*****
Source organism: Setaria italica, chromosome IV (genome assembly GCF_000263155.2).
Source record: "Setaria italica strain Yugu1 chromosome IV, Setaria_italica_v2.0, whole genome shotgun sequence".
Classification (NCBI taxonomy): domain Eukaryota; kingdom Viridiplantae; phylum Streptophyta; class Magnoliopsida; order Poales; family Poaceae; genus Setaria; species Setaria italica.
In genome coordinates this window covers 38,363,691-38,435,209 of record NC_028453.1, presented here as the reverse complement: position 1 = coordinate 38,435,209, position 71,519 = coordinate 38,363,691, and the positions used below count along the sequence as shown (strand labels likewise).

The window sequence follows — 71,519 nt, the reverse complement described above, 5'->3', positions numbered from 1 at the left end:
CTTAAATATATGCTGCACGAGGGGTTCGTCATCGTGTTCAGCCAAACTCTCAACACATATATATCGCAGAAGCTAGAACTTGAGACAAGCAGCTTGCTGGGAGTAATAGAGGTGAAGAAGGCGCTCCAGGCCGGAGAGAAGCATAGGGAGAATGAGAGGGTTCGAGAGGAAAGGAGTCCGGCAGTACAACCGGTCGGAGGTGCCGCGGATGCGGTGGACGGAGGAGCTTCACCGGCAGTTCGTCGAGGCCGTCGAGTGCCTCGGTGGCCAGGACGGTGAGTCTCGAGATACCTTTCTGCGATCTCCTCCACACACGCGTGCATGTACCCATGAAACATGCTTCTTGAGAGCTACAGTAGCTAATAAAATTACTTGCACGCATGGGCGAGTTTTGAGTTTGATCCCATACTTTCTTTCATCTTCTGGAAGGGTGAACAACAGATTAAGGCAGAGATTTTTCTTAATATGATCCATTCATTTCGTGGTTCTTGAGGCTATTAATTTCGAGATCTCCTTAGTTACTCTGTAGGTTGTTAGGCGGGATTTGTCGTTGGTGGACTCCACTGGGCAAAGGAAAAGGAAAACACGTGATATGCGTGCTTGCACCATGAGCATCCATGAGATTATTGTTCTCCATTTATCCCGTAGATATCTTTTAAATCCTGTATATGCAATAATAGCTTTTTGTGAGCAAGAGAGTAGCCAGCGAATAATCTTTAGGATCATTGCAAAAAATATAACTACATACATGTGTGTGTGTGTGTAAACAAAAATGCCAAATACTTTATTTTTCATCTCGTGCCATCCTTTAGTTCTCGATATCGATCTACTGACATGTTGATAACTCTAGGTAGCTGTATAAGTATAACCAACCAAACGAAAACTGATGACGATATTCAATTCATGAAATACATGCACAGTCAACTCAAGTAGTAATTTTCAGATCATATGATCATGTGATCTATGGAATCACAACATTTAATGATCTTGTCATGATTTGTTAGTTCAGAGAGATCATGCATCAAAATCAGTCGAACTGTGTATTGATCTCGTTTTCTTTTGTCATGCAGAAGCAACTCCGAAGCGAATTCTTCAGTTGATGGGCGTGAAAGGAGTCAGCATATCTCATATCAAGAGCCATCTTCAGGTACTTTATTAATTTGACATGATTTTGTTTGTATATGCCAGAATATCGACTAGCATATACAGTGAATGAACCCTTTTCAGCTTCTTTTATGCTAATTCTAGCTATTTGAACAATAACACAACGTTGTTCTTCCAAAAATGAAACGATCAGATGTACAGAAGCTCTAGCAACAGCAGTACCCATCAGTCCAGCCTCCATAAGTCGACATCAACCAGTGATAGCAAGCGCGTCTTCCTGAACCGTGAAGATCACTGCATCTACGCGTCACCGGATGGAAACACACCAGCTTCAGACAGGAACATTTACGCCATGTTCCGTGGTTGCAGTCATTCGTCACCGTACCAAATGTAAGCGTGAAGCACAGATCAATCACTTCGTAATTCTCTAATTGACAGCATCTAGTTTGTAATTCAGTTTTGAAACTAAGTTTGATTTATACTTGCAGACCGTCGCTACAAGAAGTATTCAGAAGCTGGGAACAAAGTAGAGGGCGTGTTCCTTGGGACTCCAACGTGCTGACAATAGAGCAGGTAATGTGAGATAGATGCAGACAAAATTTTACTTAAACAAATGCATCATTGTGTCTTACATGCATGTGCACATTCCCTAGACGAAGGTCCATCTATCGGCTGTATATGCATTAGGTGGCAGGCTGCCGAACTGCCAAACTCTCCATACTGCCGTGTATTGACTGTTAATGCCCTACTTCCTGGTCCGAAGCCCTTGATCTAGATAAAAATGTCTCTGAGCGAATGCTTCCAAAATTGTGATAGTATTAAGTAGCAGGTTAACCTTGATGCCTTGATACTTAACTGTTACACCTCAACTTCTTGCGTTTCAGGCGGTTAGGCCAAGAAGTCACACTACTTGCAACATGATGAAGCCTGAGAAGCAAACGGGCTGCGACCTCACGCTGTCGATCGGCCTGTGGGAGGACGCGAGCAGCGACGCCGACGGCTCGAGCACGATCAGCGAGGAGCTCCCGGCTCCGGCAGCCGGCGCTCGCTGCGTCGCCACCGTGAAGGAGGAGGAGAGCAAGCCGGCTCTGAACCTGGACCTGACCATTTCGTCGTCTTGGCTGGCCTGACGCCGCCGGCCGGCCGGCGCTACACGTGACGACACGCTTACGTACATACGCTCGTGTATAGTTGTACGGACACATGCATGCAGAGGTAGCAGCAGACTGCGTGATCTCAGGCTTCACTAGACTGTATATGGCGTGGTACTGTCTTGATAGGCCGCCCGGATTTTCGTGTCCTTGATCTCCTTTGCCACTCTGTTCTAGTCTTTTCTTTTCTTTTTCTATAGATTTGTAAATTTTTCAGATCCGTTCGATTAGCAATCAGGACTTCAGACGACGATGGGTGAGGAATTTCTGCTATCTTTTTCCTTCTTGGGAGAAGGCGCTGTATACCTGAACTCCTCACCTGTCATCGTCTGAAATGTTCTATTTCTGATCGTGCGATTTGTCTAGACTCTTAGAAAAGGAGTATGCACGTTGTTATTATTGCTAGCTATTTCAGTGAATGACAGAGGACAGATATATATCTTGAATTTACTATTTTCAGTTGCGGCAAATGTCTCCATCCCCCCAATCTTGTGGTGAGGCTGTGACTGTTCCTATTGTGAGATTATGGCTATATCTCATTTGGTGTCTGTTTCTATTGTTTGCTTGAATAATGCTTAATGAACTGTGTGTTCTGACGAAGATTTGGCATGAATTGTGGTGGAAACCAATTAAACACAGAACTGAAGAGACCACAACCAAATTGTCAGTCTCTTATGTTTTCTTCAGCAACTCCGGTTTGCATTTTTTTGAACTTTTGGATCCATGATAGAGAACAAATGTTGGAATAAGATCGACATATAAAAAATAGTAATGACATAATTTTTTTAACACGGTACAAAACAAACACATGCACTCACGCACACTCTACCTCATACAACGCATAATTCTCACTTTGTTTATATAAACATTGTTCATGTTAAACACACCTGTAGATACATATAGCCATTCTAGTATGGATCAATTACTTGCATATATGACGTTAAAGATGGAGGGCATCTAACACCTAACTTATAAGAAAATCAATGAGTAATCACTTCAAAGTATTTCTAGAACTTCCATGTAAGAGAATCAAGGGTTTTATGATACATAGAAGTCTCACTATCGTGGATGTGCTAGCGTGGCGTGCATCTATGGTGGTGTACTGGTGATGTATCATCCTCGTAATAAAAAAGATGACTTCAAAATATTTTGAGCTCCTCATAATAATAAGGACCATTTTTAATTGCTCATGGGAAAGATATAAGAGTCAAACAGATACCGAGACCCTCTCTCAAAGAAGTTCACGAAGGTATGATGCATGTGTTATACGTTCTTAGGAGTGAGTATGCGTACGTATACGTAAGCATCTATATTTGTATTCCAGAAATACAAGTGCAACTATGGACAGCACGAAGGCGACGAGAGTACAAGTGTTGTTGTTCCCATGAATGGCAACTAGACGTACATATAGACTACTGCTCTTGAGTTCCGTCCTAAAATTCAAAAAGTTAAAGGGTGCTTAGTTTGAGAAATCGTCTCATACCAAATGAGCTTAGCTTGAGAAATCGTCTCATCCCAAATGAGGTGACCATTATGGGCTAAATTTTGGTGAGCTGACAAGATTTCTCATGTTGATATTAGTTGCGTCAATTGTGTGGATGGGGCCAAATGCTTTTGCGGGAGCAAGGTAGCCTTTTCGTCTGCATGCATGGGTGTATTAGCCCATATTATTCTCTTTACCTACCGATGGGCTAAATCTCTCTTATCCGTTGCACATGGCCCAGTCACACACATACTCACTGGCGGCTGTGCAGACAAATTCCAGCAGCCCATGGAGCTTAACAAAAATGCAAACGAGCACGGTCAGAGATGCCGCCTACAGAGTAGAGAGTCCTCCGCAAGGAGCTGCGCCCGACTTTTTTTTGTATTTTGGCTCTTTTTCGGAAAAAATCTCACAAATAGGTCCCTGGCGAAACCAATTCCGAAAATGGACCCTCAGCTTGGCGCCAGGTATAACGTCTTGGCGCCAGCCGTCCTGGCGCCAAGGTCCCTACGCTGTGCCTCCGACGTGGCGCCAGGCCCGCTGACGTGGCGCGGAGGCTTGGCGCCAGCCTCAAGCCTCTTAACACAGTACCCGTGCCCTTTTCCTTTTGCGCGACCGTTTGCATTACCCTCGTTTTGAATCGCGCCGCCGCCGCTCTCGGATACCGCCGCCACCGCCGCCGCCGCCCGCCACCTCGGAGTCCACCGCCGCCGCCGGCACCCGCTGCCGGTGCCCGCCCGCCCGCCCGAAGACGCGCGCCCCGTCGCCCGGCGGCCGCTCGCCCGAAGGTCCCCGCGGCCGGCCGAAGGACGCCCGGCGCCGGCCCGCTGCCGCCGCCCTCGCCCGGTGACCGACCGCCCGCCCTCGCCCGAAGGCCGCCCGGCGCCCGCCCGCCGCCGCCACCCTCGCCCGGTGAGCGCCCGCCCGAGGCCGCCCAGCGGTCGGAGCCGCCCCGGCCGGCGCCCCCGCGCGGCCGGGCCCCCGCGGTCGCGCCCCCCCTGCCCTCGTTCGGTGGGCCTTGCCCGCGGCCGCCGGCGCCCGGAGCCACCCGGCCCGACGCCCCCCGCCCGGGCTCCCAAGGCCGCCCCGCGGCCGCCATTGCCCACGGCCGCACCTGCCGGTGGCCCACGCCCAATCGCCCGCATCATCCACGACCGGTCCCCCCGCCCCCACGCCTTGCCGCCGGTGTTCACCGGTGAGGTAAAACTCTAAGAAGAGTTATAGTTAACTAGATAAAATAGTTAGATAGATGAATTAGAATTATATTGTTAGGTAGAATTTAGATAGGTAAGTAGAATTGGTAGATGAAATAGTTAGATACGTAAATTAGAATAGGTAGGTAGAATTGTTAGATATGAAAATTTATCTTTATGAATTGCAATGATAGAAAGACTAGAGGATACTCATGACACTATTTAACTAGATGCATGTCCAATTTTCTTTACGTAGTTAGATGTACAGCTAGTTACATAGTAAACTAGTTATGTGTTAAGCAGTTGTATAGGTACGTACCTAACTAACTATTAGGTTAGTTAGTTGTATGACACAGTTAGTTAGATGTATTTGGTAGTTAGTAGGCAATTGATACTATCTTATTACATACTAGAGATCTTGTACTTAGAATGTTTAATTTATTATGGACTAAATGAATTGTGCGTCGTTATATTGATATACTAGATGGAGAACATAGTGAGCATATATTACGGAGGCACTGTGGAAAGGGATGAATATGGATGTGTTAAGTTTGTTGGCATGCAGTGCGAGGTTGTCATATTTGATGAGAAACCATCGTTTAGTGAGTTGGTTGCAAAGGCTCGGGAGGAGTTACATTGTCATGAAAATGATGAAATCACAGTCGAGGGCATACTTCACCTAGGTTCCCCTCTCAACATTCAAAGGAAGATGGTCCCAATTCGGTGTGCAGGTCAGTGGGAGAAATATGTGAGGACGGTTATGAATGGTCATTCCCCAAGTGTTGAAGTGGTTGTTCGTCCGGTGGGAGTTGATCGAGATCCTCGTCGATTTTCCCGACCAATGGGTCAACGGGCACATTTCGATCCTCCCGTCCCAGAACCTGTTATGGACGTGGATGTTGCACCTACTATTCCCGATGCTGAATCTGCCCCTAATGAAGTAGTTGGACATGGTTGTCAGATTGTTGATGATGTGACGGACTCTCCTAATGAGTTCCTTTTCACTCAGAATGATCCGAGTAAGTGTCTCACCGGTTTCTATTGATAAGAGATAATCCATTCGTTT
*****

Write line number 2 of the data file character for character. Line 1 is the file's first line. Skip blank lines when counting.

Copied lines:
Source record: "Setaria italica strain Yugu1 chromosome IV, Setaria_italica_v2.0, whole genome shotgun sequence".